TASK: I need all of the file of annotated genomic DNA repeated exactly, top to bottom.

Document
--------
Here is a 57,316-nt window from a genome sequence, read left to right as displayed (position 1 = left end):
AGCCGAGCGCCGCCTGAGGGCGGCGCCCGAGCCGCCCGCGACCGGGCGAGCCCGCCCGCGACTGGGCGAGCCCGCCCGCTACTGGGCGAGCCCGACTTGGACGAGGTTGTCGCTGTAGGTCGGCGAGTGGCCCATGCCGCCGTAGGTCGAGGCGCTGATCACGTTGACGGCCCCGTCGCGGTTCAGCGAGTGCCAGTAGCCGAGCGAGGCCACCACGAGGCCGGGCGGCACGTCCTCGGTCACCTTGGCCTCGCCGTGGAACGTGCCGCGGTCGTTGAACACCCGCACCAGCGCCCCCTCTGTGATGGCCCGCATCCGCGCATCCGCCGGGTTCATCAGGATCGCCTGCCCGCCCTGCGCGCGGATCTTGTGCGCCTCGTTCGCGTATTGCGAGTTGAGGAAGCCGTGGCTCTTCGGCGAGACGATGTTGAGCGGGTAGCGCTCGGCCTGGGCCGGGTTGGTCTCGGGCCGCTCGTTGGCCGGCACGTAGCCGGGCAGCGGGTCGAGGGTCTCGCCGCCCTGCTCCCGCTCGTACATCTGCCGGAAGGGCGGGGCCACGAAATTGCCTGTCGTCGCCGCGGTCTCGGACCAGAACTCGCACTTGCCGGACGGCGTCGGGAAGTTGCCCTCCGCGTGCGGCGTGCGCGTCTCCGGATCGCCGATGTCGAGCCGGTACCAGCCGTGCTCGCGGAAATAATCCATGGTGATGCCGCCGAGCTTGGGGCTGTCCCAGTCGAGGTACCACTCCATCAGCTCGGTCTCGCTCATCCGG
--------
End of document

Here is a 57,316-nt window from a genome sequence, read left to right as displayed (position 1 = left end):
AGCCGAGCGCCGCCTGAGGGCGGCGCCCGAGCCGCCCGCGACCGGGCGAGCCCGCCCGCGACTGGGCGAGCCCGCCCGCTACTGGGCGAGCCCGACTTGGACGAGGTTGTCGCTGTAGGTCGGCGAGTGGCCCATGCCGCCGTAGGTCGAGGCGCTGATCACGTTGACGGCCCCGTCGCGGTTCAGCGAGTGCCAGTAGCCGAGCGAGGCCACCACGAGGCCGGGCGGCACGTCCTCGGTCACCTTGGCCTCGCCGTGGAACGTGCCGCGGTCGTTGAACACCCGCACCAGCGCCCCCTCTGTGATGGCCCGCATCCGCGCATCCGCCGGGTTCATCAGGATCGCCTGCCCGCCCTGCGCGCGGATCTTGTGCGCCTCGTTCGCGTATTGCGAGTTGAGGAAGCCGTGGCTCTTCGGCGAGACGATGTTGAGCGGGTAGCGCTCGGCCTGGGCCGGGTTGGTCTCGGGCCGCTCGTTGGCCGGCACGTAGCCGGGCAGCGGGTCGAGGGTCTCGCCGCCCTGCTCCCGCTCGTACATCTGCCGGAAGGGCGGGGCCACGAAATTGCCTGTCGTCGCCGCGGTCTCGGACCAGAACTCGCACTTGCCGGACGGCGTCGGGAAGTTGCCCTCCGCGTGCGGCGTGCGCGTCTCCGGATCGCCGATGTCGAGCCGGTACCAGCCGTGCTCGCGGAAATAATCCATGGTGATGCCGCCGAGCTTGGGGCTGTCCCAGTCGAGGTACCACTCCATCAGCTCGGTCTCGCTCATCCGG